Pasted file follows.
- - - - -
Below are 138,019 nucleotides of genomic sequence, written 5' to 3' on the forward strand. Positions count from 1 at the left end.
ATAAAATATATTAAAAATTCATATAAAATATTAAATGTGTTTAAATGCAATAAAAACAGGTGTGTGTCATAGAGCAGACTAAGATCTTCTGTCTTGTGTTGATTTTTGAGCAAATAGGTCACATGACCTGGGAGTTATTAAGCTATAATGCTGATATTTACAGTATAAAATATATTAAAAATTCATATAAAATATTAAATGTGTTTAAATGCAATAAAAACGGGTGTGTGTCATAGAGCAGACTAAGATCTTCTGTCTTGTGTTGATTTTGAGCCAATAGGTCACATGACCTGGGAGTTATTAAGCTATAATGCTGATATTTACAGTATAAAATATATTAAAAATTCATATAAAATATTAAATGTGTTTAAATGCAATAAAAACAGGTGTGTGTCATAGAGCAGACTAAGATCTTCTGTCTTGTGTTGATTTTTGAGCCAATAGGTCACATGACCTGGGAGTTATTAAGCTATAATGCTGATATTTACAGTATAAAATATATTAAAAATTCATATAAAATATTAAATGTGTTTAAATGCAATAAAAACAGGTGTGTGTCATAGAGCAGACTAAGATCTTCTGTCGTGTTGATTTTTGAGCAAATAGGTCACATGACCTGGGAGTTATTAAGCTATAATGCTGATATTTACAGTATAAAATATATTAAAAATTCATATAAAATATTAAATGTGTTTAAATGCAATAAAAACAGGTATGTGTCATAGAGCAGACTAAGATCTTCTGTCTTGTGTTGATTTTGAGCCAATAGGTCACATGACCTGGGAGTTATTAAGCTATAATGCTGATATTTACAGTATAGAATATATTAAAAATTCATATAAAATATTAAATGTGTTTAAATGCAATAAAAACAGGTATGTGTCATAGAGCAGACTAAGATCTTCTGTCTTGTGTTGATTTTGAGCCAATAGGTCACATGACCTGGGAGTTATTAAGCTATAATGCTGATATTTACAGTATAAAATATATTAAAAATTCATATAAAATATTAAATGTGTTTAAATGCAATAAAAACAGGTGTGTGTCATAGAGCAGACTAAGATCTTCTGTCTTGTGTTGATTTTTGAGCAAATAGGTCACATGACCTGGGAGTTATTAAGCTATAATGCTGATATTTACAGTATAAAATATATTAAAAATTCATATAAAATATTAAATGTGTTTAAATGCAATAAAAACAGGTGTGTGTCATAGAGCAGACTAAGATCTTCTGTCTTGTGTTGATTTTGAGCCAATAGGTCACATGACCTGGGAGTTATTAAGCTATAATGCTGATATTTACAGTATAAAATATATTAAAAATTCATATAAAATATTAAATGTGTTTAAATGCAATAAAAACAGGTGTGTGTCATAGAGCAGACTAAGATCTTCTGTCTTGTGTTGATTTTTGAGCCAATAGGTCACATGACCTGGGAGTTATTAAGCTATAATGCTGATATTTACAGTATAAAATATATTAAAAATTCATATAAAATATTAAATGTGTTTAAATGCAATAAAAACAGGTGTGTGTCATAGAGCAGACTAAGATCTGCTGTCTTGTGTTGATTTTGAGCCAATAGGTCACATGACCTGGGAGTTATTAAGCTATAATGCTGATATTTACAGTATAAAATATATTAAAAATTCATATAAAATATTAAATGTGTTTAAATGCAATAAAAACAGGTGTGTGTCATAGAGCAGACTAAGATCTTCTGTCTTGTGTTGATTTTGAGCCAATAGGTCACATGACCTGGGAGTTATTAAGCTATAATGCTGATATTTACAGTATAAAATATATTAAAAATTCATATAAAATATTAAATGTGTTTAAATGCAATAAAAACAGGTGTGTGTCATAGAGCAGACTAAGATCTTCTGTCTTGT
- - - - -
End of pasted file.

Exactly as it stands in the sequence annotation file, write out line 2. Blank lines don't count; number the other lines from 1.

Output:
ATAAAATATATTAAAAATTCATATAAAATATTAAATGTGTTTAAATGCAATAAAAACAGGTGTGTGTCATAGAGCAGACTAAGATCTTCTGTCTTGTGTTGATTTTTGAGCAAATAGGTCACATGACCTGGGAGTTATTAAGCTATAATGCTGATATTTACAGTATAAAATATATTAAAAATTCATATAAAATATTAAATGTGTTTAAATGCAATAAAAACGGGTGTGTGTCATAGAGCAGACTAAGATCTTCTGTCTTGTGTTGATTTTGAGCCAATAGGTCACATGACCTGGGAGTTATTAAGCTATAATGCTGATATTTACAGTATAAAATATATTAAAAATTCATATAAAATATTAAATGTGTTTAAATGCAATAAAAACAGGTGTGTGTCATAGAGCAGACTAAGATCTTCTGTCTTGTGTTGATTTTTGAGCCAATAGGTCACATGACCTGGGAGTTATTAAGCTATAATGCTGATATTTACAGTATAAAATATATTAAAAATTCATATAAAATATTAAATGTGTTTAAATGCAATAAAAACAGGTGTGTGTCATAGAGCAGACTAAGATCTTCTGTCGTGTTGATTTTTGAGCAAATAGGTCACATGACCTGGGAGTTATTAAGCTATAATGCTGATATTTACAGTATAAAATATATTAAAAATTCATATAAAATATTAAATGTGTTTAAATGCAATAAAAACAGGTATGTGTCATAGAGCAGACTAAGATCTTCTGTCTTGTGTTGATTTTGAGCCAATAGGTCACATGACCTGGGAGTTATTAAGCTATAATGCTGATATTTACAGTATAGAATATATTAAAAATTCATATAAAATATTAAATGTGTTTAAATGCAATAAAAACAGGTATGTGTCATAGAGCAGACTAAGATCTTCTGTCTTGTGTTGATTTTGAGCCAATAGGTCACATGACCTGGGAGTTATTAAGCTATAATGCTGATATTTACAGTATAAAATATATTAAAAATTCATATAAAATATTAAATGTGTTTAAATGCAATAAAAACAGGTGTGTGTCATAGAGCAGACTAAGATCTTCTGTCTTGTGTTGATTTTTGAGCAAATAGGTCACATGACCTGGGAGTTATTAAGCTATAATGCTGATATTTACAGTATAAAATATATTAAAAATTCATATAAAATATTAAATGTGTTTAAATGCAATAAAAACAGGTGTGTGTCATAGAGCAGACTAAGATCTTCTGTCTTGTGTTGATTTTGAGCCAATAGGTCACATGACCTGGGAGTTATTAAGCTATAATGCTGATATTTACAGTATAAAATATATTAAAAATTCATATAAAATATTAAATGTGTTTAAATGCAATAAAAACAGGTGTGTGTCATAGAGCAGACTAAGATCTTCTGTCTTGTGTTGATTTTTGAGCCAATAGGTCACATGACCTGGGAGTTATTAAGCTATAATGCTGATATTTACAGTATAAAATATATTAAAAATTCATATAAAATATTAAATGTGTTTAAATGCAATAAAAACAGGTGTGTGTCATAGAGCAGACTAAGATCTGCTGTCTTGTGTTGATTTTGAGCCAATAGGTCACATGACCTGGGAGTTATTAAGCTATAATGCTGATATTTACAGTATAAAATATATTAAAAATTCATATAAAATATTAAATGTGTTTAAATGCAATAAAAACAGGTGTGTGTCATAGAGCAGACTAAGATCTTCTGTCTTGTGTTGATTTTGAGCCAATAGGTCACATGACCTGGGAGTTATTAAGCTATAATGCTGATATTTACAGTATAAAATATATTAAAAATTCATATAAAATATTAAATGTGTTTAAATGCAATAAAAACAGGTGTGTGTCATAGAGCAGACTAAGATCTTCTGTCTTGT